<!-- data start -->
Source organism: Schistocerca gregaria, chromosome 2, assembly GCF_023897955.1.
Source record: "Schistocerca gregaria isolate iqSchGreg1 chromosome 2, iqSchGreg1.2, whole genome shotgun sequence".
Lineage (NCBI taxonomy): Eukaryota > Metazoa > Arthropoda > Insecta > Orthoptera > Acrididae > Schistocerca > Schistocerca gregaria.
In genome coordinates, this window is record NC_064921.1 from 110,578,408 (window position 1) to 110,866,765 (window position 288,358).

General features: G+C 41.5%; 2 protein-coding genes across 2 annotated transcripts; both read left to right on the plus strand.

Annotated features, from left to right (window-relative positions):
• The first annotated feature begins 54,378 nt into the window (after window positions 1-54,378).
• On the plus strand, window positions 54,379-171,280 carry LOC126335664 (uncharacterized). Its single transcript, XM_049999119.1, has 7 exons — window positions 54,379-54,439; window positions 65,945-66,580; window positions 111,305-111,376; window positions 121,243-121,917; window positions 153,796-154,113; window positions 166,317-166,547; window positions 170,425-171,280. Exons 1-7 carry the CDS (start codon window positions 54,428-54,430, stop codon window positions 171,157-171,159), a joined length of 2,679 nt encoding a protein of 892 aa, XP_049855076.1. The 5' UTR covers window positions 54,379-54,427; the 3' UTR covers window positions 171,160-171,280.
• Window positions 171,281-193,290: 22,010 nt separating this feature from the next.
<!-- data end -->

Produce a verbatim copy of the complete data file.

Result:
Source organism: Schistocerca gregaria, chromosome 2, assembly GCF_023897955.1.
Source record: "Schistocerca gregaria isolate iqSchGreg1 chromosome 2, iqSchGreg1.2, whole genome shotgun sequence".
Lineage (NCBI taxonomy): Eukaryota > Metazoa > Arthropoda > Insecta > Orthoptera > Acrididae > Schistocerca > Schistocerca gregaria.
In genome coordinates, this window is record NC_064921.1 from 110,578,408 (window position 1) to 110,866,765 (window position 288,358).

General features: G+C 41.5%; 2 protein-coding genes across 2 annotated transcripts; both read left to right on the plus strand.

Annotated features, from left to right (window-relative positions):
• The first annotated feature begins 54,378 nt into the window (after window positions 1-54,378).
• On the plus strand, window positions 54,379-171,280 carry LOC126335664 (uncharacterized). Its single transcript, XM_049999119.1, has 7 exons — window positions 54,379-54,439; window positions 65,945-66,580; window positions 111,305-111,376; window positions 121,243-121,917; window positions 153,796-154,113; window positions 166,317-166,547; window positions 170,425-171,280. Exons 1-7 carry the CDS (start codon window positions 54,428-54,430, stop codon window positions 171,157-171,159), a joined length of 2,679 nt encoding a protein of 892 aa, XP_049855076.1. The 5' UTR covers window positions 54,379-54,427; the 3' UTR covers window positions 171,160-171,280.
• Window positions 171,281-193,290: 22,010 nt separating this feature from the next.